The first Korean dish I learned to make was 불고기(bulgogi) – that flexible treatment of top quality meat, a marinade similar to what my mother would make. I believe she gave me an eye for adding just the right amount, covering the meat – perhaps a little too generously – certainly enough to give it a good flavour.
- 1 kg of scotch fillet,sliced thinly into pieces 1cm x 5cm and 1 cm thick
- ½ cup of chopped pear
- ½ cup onion diced
- crushed flesh of a couple of kiwi fruits
- 8 cloves minced garlic
- 2 teaspoons minced ginger
- 3 chopped green onions
- 3-4 tbs soy sauce (Korean, if you can get)
- 4 tbs granulated sugar
- ground black pepper to taste
- 3 tbs sesame oil (Korean, if you can get)
- A dozen perilla leaves
The proportions above are more of a guide. This is the “art and love” of Korean cooking – my style greatly influenced by Heather Jeong at Korean Cultural Office – links to cooking class.
Add the sugar, then add some more, to cover the meat.
Use plenty of soy, let the meat absorb the sauce, then add “a little too much”.
Pepper is a good friend of marinade. Remember – you’re throwing the meat on a BBQ or in a hot pan. So be bold!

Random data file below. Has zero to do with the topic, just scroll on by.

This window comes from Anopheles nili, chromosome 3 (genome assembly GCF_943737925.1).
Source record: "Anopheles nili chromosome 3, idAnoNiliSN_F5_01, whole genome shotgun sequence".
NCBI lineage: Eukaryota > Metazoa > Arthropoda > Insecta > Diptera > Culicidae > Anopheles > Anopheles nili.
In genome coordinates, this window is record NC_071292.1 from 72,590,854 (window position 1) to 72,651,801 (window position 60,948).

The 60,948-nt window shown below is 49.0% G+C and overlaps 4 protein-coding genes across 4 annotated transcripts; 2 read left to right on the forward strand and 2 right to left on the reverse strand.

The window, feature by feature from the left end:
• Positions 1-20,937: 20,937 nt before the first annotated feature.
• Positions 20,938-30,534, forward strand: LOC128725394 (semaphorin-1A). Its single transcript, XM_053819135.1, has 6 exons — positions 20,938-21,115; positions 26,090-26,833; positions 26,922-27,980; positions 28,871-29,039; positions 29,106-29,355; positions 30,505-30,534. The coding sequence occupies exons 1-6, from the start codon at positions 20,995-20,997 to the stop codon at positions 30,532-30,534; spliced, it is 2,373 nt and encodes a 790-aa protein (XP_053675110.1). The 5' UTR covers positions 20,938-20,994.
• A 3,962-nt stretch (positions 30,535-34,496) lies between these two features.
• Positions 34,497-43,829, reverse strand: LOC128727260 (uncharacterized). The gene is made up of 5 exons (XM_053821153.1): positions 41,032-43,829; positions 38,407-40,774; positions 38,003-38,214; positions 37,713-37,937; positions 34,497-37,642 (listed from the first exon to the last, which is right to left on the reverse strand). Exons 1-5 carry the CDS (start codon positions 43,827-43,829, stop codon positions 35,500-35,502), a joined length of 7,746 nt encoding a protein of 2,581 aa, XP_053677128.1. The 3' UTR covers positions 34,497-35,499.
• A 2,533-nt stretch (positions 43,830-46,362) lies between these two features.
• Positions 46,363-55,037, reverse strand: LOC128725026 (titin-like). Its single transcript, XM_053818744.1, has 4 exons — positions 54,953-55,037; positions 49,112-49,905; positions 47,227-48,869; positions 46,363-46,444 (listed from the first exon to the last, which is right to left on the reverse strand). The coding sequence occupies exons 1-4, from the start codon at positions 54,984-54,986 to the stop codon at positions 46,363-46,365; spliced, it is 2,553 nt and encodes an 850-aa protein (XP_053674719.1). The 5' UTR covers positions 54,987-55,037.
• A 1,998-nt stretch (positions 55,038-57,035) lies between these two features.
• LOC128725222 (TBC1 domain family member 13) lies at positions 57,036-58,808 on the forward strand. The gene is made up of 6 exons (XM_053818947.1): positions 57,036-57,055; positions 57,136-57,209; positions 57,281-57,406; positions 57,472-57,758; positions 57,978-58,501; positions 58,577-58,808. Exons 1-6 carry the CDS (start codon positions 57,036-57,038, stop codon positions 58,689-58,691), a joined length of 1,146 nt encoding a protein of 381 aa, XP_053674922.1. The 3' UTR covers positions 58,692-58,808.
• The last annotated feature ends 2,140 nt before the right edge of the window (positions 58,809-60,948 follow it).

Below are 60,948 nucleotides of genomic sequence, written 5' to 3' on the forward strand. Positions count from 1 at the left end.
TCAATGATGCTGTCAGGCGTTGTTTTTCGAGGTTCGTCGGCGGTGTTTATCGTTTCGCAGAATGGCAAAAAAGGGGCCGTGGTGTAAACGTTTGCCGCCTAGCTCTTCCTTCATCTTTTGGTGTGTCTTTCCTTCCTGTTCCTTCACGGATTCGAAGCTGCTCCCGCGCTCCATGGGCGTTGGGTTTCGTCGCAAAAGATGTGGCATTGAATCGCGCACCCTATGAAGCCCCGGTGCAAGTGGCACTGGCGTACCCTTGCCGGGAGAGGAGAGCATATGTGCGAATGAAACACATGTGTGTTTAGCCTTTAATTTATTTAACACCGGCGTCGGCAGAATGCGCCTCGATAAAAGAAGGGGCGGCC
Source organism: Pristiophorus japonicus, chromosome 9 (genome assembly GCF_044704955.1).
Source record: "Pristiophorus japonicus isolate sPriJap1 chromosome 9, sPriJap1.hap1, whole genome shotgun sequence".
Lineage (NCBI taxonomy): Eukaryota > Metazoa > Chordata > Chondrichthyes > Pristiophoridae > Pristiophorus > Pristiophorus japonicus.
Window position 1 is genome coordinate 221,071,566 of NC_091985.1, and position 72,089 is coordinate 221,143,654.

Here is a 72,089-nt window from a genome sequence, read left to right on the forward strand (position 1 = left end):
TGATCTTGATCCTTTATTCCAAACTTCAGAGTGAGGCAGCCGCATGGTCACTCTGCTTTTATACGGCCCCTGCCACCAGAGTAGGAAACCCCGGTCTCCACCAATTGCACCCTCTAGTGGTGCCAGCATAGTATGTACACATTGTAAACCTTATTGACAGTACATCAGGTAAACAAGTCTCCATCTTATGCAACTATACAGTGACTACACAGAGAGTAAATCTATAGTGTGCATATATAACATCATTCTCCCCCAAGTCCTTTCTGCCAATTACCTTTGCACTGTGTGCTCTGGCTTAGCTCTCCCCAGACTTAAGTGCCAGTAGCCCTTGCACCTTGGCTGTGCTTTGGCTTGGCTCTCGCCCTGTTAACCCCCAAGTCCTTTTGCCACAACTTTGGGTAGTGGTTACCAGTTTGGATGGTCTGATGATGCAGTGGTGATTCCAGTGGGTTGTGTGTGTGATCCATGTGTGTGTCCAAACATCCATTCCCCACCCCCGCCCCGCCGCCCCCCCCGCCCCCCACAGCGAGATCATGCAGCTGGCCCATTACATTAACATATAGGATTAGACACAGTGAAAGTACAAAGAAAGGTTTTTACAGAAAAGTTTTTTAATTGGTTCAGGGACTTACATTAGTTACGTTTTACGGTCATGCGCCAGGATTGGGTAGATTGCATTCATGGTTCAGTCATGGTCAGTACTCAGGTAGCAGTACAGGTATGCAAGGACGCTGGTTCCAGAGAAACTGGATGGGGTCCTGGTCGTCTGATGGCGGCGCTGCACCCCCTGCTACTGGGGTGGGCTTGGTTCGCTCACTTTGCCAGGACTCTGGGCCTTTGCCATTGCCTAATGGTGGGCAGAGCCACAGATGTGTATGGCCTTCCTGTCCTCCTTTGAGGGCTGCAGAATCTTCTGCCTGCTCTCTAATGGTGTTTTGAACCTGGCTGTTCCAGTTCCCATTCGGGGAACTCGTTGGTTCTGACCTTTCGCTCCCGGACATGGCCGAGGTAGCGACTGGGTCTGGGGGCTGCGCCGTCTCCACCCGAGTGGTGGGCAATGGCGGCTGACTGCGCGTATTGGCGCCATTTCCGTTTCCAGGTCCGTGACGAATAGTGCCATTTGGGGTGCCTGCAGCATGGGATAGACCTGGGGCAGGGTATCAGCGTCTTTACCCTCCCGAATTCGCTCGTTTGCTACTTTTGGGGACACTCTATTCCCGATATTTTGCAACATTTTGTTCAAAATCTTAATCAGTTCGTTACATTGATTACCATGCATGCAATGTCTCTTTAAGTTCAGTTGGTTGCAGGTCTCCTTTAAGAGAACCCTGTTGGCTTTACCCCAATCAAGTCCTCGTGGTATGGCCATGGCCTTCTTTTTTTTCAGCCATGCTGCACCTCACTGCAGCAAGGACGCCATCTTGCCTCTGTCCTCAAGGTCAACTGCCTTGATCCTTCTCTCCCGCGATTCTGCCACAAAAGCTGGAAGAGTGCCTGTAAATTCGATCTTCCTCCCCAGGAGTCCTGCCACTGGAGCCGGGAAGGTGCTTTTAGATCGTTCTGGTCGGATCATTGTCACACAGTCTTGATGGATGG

Leave the marinade to marinate overnight. This could be the single most important thing you do as part of this recipe.
Fire up the barbie, wok up over a very hot heat, or get the frying pan out.
Heat is what you want – and plenty of it.
Use generous amounts of sesame oil, salt and pepper to taste.
Wait until the oil is hot enough to make a bit of onion bubble.
Cook the bulgogi rapidly – pretend like you have the manual dexterity of a chef – or something.
The meat cooks pretty quickly, and because its top quality beef tastes good slightly raw.
Burn the sugar a little, wait till the juices disappear – 5 minutes or so.
Present the bulgogi wrapped in perilla leaf – YUM!
Tastes good with a bottle or two of CASS. (describing CASS as Korean beer might be something like describing Fosters as Aussie beer?)